Years ago, when our children were young, we used to lead summer venture holidays for teenagers. We did this for years at a variety of locations in England.
The final three years we took over a school near Alton Towers in the Midlands. Inevitably, we spent a day each time at the famous entertainment park, trying not to get too wet too early on the water rides.
Then there was Oblivion. You got in a carriage and it very slowly climbed a very steep rail until it levelled out at the top. Then it stopped. You waited, trying not to look down several hundred feet. Then it shunted forward and sent you plummeting almost vertically towards the ground.
I wouldn’t dare do it now.
It feels a bit like that in England in these strange times. Outside my window everything is quiet: no planes in the sky, no cars on the road, no children playing in the park.
It feels like we are waiting for something to happen – for the promised escalation in deaths and casualties from the invisible virus that is sweeping the globe.
It feels very uncomfortable. Waiting always does, especially when we know we have no control over what might happen next.
Well, this experience might seem strange to us; but, it is how most of the world’s population live every day. The difference is that we, in the West, have taken a rare sense of continuity and security for granted, and have been seduced into thinking that we can control our lives and destiny.
There are many reasons for this, but they are for another time and another medium. For now, we can simply recognise that what we are currently enduring will, if we’ll let it, strip away some of the false securities and illusions we have grown to assume.
The current lockdown has removed some of our freedoms – of movement and association, for example – but it might also remove some of our fantasies of individual self-sufficiency. Enforced isolation will prove extremely challenging for many people as we seek to use technology and other creative measures for maintaining – indeed, building – social connection at a time of threat and fear.
For Christians this dual experience of both waiting and self-examining is (or ought to be) normal. We are now heading towards the end of Lent, a period of withdrawal, contemplation, fasting and prayer.
At this time each year we strip back the ‘stuff’ that fills our life. We re-read the story of Jesus as he walks with his friends towards what turned out to be a cross.
We try to live in the moment, not jumping ahead to Easter’s resurrection before we have lived with the uncertainty and not-knowing of the journey itself.
We place ourselves alongside these people-like-us as they struggle with not knowing where they were headed. And, as we go, we dig beneath the veneers of our own self-sufficiency, rediscovering what is too quickly forgotten: that we are mortal; that we are interdependent; that we are not masters of the universe; that an acceptance of our mortality is the beginning of freedom.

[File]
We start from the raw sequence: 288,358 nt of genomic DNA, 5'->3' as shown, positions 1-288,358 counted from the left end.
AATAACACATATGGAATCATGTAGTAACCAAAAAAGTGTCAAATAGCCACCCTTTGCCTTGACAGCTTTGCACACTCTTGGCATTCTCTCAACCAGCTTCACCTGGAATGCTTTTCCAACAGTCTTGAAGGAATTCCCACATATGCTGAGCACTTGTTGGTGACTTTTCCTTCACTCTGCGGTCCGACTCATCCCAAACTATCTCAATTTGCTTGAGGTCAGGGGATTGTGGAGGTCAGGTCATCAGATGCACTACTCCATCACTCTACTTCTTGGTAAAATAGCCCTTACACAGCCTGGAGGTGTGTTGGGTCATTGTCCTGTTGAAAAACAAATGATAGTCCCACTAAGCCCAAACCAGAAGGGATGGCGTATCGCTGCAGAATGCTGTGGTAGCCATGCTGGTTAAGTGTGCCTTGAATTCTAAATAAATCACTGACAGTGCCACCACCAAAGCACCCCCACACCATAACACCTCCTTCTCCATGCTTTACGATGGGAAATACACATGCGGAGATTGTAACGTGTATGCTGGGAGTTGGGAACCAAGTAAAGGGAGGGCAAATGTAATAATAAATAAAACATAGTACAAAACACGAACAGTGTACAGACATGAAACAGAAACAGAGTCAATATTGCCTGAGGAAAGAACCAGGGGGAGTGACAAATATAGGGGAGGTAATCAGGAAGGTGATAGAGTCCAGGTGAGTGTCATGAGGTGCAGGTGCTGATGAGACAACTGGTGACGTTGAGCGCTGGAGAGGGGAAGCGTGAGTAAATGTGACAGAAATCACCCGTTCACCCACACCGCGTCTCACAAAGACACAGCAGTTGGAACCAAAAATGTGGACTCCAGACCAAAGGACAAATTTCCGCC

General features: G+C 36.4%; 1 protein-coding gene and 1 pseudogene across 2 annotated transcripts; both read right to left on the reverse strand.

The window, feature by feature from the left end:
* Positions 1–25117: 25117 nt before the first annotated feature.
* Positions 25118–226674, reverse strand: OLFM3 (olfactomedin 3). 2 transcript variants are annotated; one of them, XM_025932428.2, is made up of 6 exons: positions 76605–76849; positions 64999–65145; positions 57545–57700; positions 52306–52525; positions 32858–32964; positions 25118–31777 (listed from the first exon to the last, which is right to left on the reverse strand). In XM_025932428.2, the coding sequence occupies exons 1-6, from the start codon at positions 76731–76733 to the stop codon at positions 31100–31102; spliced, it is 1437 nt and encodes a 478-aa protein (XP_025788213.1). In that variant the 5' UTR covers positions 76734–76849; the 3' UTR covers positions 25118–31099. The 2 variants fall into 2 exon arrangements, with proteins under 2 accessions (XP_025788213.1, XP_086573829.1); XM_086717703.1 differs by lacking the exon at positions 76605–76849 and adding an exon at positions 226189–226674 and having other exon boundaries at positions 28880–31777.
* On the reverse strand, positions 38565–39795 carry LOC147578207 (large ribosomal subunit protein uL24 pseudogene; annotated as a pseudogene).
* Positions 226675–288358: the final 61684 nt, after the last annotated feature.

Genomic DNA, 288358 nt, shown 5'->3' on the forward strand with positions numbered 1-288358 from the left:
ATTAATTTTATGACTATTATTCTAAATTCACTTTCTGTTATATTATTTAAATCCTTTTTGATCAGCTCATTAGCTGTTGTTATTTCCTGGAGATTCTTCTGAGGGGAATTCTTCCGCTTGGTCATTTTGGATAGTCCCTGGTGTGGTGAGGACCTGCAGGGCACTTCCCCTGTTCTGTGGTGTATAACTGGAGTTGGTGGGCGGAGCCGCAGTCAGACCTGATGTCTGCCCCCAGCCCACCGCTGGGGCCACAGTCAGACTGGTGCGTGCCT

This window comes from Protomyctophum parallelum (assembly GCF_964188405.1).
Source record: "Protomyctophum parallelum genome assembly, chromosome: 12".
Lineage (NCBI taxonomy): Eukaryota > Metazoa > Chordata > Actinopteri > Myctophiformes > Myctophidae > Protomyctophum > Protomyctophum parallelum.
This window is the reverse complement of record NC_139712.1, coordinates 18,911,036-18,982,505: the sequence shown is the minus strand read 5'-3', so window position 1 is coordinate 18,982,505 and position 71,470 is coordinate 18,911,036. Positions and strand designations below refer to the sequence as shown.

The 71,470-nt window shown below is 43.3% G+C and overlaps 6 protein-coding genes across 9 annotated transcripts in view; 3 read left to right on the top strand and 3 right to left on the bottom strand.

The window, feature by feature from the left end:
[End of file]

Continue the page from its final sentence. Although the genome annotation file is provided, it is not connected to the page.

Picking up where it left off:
Now this might sound a bit ‘niche’. But the forgotten disciplines of the Christian Church through more than 2,000 years might actually offer us a perspective and a resource as we navigate our current uncharted waters.
Identifying our propensity for selfishness might push us towards greater patience and generosity with others. Learning to wait for whatever is to come … might just help people gain some acceptance of not being in control of life. Learning to create order where the daily routine feels a bit loose … might just offer a better form of self-control.
This isn’t about mere piety for the sake of it. What I am suggesting is that the space in which we now find ourselves – unwanted, uninvited, unwelcome – is where we are. We either embrace and explore it, or we just hunker down resentfully and hope it passes.
Someone once said: when you are in the desert, don’t look for the flowers that grow in the fertile areas; look for the flowers that grow only in the desert.
For, if you spend your energies looking for roses, you will be very upset and frustrated. There are some flowers that grow only in the desert – try re-focusing and look for them.
On a similar theme is a meditation by an Asian theologian called Kosuke Koyama who once wrote a book called Three-Mile-an-Hour God. When we enter a desert, says Koyama, our first instinct is to get out as quickly as we can.
But we need to resist the temptation, learning instead how to live in the present moment and face the slowed-down truth about ourselves and the world. That is what Lent invites us to do.
It is clearly a truism to say that we live in strange times. We face an unprecedented challenge. Yet we also have unprecedented means of building our communities and strengthening our bonds.
Social media, food banks and support of NHS staff. Constant connection with isolated and vulnerable people – even those down our own street or in our own block whom we would normally pass in the street and hardly recognise.
Our antennae can now be raised, our sensitivities sharpened.
Now is the time to turn fear into faith and hope into action.
The Right Reverend Nick Baines is the Bishop of Leeds.